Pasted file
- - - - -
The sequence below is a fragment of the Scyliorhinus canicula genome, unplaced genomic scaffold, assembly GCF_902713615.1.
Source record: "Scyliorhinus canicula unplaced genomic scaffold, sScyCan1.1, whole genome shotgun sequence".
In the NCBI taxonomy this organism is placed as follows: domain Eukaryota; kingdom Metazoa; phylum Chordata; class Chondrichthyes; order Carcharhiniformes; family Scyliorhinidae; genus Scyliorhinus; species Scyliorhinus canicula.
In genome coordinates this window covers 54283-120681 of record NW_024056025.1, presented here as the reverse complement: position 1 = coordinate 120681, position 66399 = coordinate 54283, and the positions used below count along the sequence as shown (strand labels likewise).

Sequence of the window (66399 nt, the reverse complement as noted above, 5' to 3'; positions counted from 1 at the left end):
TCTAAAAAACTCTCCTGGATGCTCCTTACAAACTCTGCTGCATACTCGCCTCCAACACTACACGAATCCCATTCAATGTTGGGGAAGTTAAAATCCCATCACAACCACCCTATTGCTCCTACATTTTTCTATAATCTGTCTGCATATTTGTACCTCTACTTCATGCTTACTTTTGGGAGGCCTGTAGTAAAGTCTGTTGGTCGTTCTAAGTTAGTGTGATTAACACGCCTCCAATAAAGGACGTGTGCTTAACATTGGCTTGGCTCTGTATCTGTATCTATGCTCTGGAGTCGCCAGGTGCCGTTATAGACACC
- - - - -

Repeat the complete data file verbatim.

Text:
The sequence below is a fragment of the Scyliorhinus canicula genome, unplaced genomic scaffold, assembly GCF_902713615.1.
Source record: "Scyliorhinus canicula unplaced genomic scaffold, sScyCan1.1, whole genome shotgun sequence".
In the NCBI taxonomy this organism is placed as follows: domain Eukaryota; kingdom Metazoa; phylum Chordata; class Chondrichthyes; order Carcharhiniformes; family Scyliorhinidae; genus Scyliorhinus; species Scyliorhinus canicula.
In genome coordinates this window covers 54283-120681 of record NW_024056025.1, presented here as the reverse complement: position 1 = coordinate 120681, position 66399 = coordinate 54283, and the positions used below count along the sequence as shown (strand labels likewise).

Sequence of the window (66399 nt, the reverse complement as noted above, 5' to 3'; positions counted from 1 at the left end):
TCTAAAAAACTCTCCTGGATGCTCCTTACAAACTCTGCTGCATACTCGCCTCCAACACTACACGAATCCCATTCAATGTTGGGGAAGTTAAAATCCCATCACAACCACCCTATTGCTCCTACATTTTTCTATAATCTGTCTGCATATTTGTACCTCTACTTCATGCTTACTTTTGGGAGGCCTGTAGTAAAGTCTGTTGGTCGTTCTAAGTTAGTGTGATTAACACGCCTCCAATAAAGGACGTGTGCTTAACATTGGCTTGGCTCTGTATCTGTATCTATGCTCTGGAGTCGCCAGGTGCCGTTATAGACACC